Exhibitions at van Bartha gallery in Basel are a true delight for any visitor who is looking for an immersive and deeply engaging art experience. With every new show, the gallery space is transformed into a single work of art, where visitors become more than just passive observers. After John Wood’s and Paul Harrison’s installation that converted the gallery space into a labyrinthine network of rooms, Swiss artist Boris Rebetez will create an architectural intervention, changing the context of the gallery space in a different, but equally interesting way. For the exhibition titled Sitting on a Branch, Boris Rebetez brought together six more artists who share the same fascination with the concept of space to help him in this artistic endeavor.
Boris Rebetez – Explorations of Space
The work of Basel-based multidisciplinary artist Boris Rebetez centers on the concept of space. His explorations of the phenomenon, embodied in different media from drawing to collage, installation, sculpture, and photography, relate equally to the physicality of space and the idea of space as a historical and theoretical concept. Small alterations in the gallery setting can have a great impact on the way visitors perceive the works exhibited and the gallery space itself. Rebetez is particularly interested in the artist’s role in shaping the visitors’ experiences and the way visitors, in an altered environment, become a part of the exhibition. His architectural intervention for Sitting on a Branch exhibition explores the way people respond to the slightest changes in the environment, finding themselves, not the artworks, at the center of the exhibition. Six artists will join Boris Rebetez on his quest, addressing the idea of space in unique ways.
The roster for Sitting on a Branch exhibition includes Daniel Robert Hunziker, Aglaia Konrad, Doris Lasch, Claudia Wieser, Bernard Voïta, and David Thorpe. Space-relevant artistic practices are an integral part of the work of Zürich-based artist Daniel Robert Hunziker who will present his sculpture Arch II/14 created out of found architectural objects and materials, exploring the relation between architecture and social structure of the urban society. Austrian artist Aglaia Konrad examines the way architectural experience can be generated in the cinematic medium. Her project titled Das Haus plays with the notions of windows and mirrors, the physical barriers between interior and exterior space and the blurred lines between the two. German photographer Doris Lasch will tackle the idea of constructed identity in a series of photographs showing different scenarios within her studio. Her intention is to show how viewers construct the ideal of the “artist’s persona” based on their interpretations of space. Following the path of Boris Rebetez, Claudia Wieser will also reinterpret the concept of the gallery space with her photographic mural that aims to transform the space around it. Swiss artist Bernard Voïta explores the notion of false interiors in his work Melencolia VI by deconstructing the compositions of his photographs, making them look more three-dimensional, like sculptures or collages. The last artist on the list is UK artist David Thorpe whose work is rooted in the intellectual tradition of Ruskin and Morris. His work for the exhibition is a series of sculptures titled The Protecting Army I-V that serve as the guiding points for the visitors.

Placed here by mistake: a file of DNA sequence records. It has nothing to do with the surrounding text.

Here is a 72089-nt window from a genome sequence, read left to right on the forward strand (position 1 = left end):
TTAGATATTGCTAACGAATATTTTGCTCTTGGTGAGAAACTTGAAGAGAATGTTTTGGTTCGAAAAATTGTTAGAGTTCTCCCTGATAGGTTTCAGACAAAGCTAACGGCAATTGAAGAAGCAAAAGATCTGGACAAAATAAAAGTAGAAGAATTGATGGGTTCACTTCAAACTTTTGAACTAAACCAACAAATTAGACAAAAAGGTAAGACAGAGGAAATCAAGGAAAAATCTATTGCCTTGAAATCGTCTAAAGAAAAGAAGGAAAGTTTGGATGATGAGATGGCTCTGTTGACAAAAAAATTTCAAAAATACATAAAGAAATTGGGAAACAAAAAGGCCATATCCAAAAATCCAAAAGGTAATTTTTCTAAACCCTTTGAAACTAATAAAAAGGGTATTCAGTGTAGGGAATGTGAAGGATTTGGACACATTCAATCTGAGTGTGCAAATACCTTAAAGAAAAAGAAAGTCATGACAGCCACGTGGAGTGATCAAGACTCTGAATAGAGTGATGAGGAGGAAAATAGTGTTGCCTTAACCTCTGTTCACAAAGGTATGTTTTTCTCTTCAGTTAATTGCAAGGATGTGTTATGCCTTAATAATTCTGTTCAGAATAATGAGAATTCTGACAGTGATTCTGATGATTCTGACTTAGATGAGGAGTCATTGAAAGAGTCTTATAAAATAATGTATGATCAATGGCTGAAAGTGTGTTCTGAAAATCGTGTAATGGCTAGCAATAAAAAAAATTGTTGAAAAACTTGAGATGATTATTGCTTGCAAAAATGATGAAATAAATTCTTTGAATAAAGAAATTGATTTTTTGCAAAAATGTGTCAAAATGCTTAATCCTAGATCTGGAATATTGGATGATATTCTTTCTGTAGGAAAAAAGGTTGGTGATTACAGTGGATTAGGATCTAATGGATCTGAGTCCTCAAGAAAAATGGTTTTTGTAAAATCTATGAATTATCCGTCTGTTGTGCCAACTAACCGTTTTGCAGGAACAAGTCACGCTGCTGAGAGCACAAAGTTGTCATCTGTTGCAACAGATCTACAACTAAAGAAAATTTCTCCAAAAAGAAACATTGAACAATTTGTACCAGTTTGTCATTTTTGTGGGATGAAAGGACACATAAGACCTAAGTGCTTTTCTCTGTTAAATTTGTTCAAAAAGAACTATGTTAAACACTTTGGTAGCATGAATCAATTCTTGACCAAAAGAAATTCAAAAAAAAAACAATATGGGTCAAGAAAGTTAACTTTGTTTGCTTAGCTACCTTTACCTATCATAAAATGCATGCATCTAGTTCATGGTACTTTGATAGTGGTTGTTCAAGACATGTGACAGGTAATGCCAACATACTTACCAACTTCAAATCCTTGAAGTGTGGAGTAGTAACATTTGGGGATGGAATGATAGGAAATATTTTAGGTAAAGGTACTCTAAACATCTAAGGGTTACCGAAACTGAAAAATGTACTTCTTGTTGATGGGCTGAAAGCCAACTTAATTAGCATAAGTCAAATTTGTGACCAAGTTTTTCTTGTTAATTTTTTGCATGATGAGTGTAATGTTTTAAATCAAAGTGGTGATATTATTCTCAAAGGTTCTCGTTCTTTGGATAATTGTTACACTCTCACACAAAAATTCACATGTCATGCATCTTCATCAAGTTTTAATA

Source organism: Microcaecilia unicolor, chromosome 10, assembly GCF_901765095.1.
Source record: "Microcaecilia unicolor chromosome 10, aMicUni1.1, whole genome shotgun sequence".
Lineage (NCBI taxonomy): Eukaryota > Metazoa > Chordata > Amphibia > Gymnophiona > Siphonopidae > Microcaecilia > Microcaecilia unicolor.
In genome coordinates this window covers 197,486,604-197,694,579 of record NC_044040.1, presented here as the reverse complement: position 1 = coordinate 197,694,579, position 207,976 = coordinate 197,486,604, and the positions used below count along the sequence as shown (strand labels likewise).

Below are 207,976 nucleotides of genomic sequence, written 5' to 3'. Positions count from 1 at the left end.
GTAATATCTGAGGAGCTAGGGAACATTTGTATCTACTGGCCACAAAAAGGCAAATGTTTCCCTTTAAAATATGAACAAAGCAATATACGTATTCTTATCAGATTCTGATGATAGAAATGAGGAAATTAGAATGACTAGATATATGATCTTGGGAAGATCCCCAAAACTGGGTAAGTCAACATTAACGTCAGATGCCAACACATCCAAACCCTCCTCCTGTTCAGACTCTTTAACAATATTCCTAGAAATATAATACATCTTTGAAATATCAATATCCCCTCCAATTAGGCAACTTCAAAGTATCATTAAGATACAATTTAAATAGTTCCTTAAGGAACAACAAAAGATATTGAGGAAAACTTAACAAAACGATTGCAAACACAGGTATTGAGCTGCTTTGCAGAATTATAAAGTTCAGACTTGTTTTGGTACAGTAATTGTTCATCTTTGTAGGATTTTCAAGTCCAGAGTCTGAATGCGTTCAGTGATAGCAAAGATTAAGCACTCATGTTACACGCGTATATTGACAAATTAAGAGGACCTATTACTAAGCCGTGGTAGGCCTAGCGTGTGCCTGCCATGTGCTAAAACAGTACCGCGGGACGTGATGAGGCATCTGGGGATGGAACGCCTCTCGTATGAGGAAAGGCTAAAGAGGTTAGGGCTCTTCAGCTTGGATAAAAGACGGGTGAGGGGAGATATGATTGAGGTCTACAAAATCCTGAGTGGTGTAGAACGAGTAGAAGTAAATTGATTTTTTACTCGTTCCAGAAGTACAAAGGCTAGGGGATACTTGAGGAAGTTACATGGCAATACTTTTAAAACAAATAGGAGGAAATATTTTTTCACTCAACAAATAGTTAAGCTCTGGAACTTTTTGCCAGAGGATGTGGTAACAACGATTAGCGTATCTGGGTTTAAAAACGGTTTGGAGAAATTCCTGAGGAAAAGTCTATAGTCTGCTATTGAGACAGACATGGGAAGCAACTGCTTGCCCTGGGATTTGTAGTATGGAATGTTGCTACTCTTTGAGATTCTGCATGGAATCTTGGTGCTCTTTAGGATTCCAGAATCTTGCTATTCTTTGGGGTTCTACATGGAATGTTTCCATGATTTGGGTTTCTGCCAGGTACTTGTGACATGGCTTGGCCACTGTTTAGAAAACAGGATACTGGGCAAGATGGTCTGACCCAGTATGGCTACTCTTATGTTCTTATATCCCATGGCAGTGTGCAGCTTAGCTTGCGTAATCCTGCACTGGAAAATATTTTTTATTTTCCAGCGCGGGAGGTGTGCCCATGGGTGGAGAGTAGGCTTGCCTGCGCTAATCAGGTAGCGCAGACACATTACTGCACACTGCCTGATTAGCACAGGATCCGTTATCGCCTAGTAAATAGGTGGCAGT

Sitting on a Branch Exhibition at von Bartha Gallery
The group exhibition titled Sitting on a Branch brings together outstanding artists in their search for the meanings of space in physical and conceptual terms. Sitting on a Branch will be on view at von Bartha Gallery in Basel from January 30th through March 26th, 2016.